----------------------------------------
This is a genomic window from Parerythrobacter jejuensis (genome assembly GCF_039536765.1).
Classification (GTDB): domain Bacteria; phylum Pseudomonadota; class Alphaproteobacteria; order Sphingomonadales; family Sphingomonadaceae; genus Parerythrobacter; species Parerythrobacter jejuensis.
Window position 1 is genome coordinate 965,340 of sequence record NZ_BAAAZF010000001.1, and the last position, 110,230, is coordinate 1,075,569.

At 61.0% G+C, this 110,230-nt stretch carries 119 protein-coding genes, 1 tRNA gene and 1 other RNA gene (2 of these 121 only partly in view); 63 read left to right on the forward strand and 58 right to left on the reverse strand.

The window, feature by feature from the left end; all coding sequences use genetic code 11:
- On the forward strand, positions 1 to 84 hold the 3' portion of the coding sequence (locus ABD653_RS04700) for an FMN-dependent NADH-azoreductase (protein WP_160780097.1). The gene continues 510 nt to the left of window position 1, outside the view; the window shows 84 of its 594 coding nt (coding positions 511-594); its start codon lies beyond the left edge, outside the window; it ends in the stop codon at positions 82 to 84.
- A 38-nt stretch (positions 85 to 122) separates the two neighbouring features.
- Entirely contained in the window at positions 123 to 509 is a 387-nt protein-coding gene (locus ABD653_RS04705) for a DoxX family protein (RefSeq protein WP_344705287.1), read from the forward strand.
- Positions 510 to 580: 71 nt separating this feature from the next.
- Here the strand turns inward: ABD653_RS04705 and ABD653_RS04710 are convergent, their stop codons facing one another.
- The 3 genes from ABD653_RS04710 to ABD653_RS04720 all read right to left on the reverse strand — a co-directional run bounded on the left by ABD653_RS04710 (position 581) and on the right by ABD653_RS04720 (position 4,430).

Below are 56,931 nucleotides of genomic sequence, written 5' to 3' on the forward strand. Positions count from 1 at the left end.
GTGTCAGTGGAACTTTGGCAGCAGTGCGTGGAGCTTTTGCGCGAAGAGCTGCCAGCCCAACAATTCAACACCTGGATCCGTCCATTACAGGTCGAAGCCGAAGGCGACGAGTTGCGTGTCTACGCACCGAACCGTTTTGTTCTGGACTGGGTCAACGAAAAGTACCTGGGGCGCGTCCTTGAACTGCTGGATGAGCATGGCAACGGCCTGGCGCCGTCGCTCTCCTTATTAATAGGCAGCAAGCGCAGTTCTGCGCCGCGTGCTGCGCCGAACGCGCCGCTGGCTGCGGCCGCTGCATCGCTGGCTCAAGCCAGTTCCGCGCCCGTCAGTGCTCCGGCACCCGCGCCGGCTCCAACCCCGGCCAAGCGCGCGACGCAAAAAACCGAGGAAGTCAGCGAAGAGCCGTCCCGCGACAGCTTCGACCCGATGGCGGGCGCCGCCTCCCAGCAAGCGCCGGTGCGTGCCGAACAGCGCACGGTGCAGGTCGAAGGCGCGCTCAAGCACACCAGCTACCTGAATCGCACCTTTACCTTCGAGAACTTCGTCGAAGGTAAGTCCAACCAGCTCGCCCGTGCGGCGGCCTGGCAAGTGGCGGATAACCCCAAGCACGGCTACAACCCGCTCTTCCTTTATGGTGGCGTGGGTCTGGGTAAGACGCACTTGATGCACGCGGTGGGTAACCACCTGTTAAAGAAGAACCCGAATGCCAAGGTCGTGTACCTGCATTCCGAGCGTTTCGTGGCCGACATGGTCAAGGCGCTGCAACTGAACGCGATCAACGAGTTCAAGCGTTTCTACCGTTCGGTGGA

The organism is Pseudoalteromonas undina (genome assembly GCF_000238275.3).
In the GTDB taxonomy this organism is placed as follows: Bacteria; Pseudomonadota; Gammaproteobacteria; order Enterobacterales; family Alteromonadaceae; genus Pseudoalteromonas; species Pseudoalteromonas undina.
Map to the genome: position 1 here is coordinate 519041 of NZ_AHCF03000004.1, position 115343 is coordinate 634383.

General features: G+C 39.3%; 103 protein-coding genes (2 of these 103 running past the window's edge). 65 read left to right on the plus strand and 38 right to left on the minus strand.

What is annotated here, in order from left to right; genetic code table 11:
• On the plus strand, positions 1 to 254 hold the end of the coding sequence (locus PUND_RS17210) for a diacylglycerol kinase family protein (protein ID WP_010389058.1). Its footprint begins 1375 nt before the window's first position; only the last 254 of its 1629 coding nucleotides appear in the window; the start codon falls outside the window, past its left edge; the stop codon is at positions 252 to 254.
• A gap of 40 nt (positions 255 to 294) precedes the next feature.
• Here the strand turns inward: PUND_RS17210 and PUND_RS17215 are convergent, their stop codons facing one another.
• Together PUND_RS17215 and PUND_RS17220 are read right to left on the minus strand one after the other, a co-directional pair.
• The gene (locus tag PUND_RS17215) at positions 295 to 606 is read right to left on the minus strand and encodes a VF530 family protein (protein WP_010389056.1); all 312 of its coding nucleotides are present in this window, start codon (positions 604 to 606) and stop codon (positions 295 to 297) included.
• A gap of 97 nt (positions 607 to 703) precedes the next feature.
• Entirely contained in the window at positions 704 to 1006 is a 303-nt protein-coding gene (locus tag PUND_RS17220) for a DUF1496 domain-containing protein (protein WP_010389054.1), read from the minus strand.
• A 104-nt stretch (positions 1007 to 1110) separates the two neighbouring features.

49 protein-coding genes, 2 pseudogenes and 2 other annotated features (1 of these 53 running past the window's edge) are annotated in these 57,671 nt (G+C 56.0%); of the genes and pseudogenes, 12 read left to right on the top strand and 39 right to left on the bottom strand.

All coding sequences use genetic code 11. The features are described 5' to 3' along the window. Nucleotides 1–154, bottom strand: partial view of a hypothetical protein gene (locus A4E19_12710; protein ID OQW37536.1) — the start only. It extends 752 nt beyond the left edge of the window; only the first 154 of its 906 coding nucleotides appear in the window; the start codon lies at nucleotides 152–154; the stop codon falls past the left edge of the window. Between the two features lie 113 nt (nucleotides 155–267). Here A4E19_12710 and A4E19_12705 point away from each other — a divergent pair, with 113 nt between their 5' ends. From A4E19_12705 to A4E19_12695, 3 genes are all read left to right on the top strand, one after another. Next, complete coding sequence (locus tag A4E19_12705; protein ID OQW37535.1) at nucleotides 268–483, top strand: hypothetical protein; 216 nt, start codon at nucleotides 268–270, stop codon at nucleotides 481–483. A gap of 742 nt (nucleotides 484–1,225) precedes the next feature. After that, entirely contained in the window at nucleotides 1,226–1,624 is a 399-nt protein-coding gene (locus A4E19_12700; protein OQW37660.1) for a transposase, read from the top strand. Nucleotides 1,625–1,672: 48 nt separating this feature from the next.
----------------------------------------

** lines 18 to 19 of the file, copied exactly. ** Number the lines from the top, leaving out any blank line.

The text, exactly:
What is annotated here, in order from left to right; genetic code table 11:
• On the plus strand, positions 1 to 254 hold the end of the coding sequence (locus PUND_RS17210) for a diacylglycerol kinase family protein (protein ID WP_010389058.1). Its footprint begins 1375 nt before the window's first position; only the last 254 of its 1629 coding nucleotides appear in the window; the start codon falls outside the window, past its left edge; the stop codon is at positions 252 to 254.